green-teaForget the apples. A cup or two of green tea a day will keep both the doctor and the dentist away! While it’s well known that green tea is good for your heart and promotes weight loss, did you know that it’s also the beverage of choice for keeping your smile healthy?

All true teas — including black, green and oolong varieties — are made from the buds or leaves of the Camellia sinensis plant (herbal teas are made from herbs). However, when it comes to making green tea, the leaves of the plant are minimally processed and are not fermented — as they are in most other varieties — so they retain more beneficial properties than other forms of tea. These benefits include higher levels of antioxidants (which help fight cancer, heart disease and possibly even the aging process itself), and this variety of tea is thought to help ward off obesity and lower cholesterol.

Not surprisingly, many of the same properties that benefit your body also help improve the health of your mouth , but one of the main perks for your teeth when it comes to green tea is not what it is, but what it isn’t. Drinking green tea instead of sodas and fruit juices can greatly improve the longevity of your teeth. Soda and fruit juices are highly acidic and contribute to the breakdown of the surface of your teeth. Green tea, on the other hand, is as gentle to your teeth as tap water.

This is a big deal, as the erosive nature of sodas and fruit drinks wear away at your enamel, which serves as your teeth’s protective covering. Of course, we all need to knock back a flavored beverage every once in a while, but swapping out an acidic drink for green tea can really save your enamel, which is your first and main line of defence against everything from cavities to tooth decay.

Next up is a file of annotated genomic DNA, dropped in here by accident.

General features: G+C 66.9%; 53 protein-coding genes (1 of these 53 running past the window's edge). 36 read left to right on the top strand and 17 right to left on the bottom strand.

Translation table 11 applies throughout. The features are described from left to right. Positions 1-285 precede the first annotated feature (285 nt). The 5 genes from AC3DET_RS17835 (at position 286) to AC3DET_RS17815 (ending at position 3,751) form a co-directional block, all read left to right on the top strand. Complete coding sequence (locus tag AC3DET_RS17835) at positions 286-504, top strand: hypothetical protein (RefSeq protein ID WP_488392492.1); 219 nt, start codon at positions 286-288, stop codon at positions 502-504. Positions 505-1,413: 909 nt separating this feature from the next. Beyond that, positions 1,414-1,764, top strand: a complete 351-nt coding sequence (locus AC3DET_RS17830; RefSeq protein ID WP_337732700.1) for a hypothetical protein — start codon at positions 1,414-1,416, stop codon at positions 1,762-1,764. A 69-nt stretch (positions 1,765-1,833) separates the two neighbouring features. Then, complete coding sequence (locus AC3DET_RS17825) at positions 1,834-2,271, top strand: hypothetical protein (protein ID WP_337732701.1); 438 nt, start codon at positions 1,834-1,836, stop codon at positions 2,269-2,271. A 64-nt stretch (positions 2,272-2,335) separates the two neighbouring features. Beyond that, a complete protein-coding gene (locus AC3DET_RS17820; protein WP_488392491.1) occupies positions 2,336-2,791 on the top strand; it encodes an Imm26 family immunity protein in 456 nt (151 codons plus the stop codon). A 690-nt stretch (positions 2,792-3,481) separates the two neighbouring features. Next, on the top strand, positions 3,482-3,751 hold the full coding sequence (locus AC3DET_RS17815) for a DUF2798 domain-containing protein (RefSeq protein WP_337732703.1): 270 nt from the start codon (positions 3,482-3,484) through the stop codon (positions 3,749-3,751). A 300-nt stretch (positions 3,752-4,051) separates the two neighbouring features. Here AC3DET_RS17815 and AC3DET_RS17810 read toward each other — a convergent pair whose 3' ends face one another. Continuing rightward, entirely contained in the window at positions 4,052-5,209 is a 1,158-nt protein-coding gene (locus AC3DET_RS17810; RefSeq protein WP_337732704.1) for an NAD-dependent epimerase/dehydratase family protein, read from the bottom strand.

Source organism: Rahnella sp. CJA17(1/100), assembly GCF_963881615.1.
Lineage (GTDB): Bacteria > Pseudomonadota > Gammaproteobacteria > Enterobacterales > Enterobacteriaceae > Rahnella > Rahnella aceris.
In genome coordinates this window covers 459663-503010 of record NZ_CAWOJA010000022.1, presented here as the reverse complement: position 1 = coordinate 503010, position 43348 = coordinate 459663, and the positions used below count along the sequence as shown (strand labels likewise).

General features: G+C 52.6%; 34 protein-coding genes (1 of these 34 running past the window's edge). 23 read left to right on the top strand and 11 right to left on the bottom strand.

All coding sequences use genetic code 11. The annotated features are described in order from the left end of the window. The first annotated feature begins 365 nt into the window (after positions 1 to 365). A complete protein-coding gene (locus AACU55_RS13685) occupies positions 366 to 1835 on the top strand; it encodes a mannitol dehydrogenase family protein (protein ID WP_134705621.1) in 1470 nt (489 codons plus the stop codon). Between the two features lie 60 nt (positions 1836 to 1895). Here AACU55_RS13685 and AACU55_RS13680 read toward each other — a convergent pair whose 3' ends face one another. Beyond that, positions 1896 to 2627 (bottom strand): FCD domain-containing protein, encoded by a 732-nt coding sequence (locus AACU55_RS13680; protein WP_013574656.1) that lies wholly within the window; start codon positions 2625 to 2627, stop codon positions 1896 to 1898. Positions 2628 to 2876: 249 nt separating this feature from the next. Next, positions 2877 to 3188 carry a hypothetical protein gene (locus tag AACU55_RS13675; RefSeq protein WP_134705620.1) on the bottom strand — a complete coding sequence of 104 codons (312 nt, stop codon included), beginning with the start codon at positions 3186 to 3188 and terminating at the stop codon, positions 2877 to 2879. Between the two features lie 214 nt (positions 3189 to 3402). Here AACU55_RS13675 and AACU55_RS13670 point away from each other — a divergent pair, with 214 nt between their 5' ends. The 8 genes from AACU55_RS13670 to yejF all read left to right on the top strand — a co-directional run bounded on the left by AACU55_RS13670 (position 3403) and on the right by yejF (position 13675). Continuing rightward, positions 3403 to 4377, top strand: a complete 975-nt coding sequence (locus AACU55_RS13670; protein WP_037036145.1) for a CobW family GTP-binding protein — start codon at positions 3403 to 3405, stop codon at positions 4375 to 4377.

Green tea has more going on for it than what it’s not.

So, how good is green tea for the health of your teeth and mouth? A study in the Journal of Periodontology found that those who regularly drank green tea had superior periodontal health than those who consumed the tea less often. There are several reasons for this, but one of the biggest is the fact that, like a good scrubbing with your toothbrush, green tea helps fight plaque.

Green tea contains polyphenols — a unique kind of antioxidant that’s thought to hold substantial health benefits — which work to break down the bacteria that cause plaque and cavities. Unchecked plaque can lead to gingivitis, which can progress to periodontal disease, also known as periodontitis.

Luckily, green tea helps ward off both these diseases, too. Its ample supply of catechins — a kind of polyphenol — works to limit and regress physical inflammations. This is good news for people with either gingivitis or periodontal disease, as inflammation of the gums is a common symptom of both ailments. Periodontitis is the leading cause of tooth loss in adults, so by helping to combat the disease, green tea is doing more than improving your grin, it’s literally saving your smile itself.

But green tea can do more than help keep your teeth in their sockets. One of the most serious potential side effects of periodontitis occurs when bacteria associated with the disease enter the blood stream and travel to other areas of the body. Evidence suggests that this may lead to ailments as serious as heart disease and diabetes, so by helping combat periodontitis, the catechins in green tea may also be working to save your life. We must stress, however, that drinking green tea is no substitute for a proper dental hygiene, and if you think you have gingivitis or periodontal disease, make an appointment to see your dentist right away.

Green tea is more than the key to healthy smile. It’s like liquid medicine for your mouth and body, but because it tastes so good, you’ll never have to hold your nose!

Src: BBC News. “Tea Good For Teeth.” May 22, 2001. (Sept. 11, 2011)
Edgar, Julie. “Health Benefits of Green Tea.” WebMD. 2011. (Sept. 28, 2011)
Higdon, Jane. “Micronutrient Information Center.” Linus Pauling Institute. Jan. 2005 (Sept. 11, 2011)
Kushiyama, Mitoshi, et al. “Relationships Between Intake of Green Tea and Periodontal Disease.” Journal of Periodontology Online. Mar. 2009. (Sept. 11, 2011)
Marshall, Jessica. “Green Tea May Strengthen Your Teeth.” Discovery News. April 19, 2010. (Sept. 11, 2011)
Science Daily. “Drink Green Tea for Healthy Teeth and Gums.” Science Daily. Mar. 13, 2009. (Sept. 28, 2011)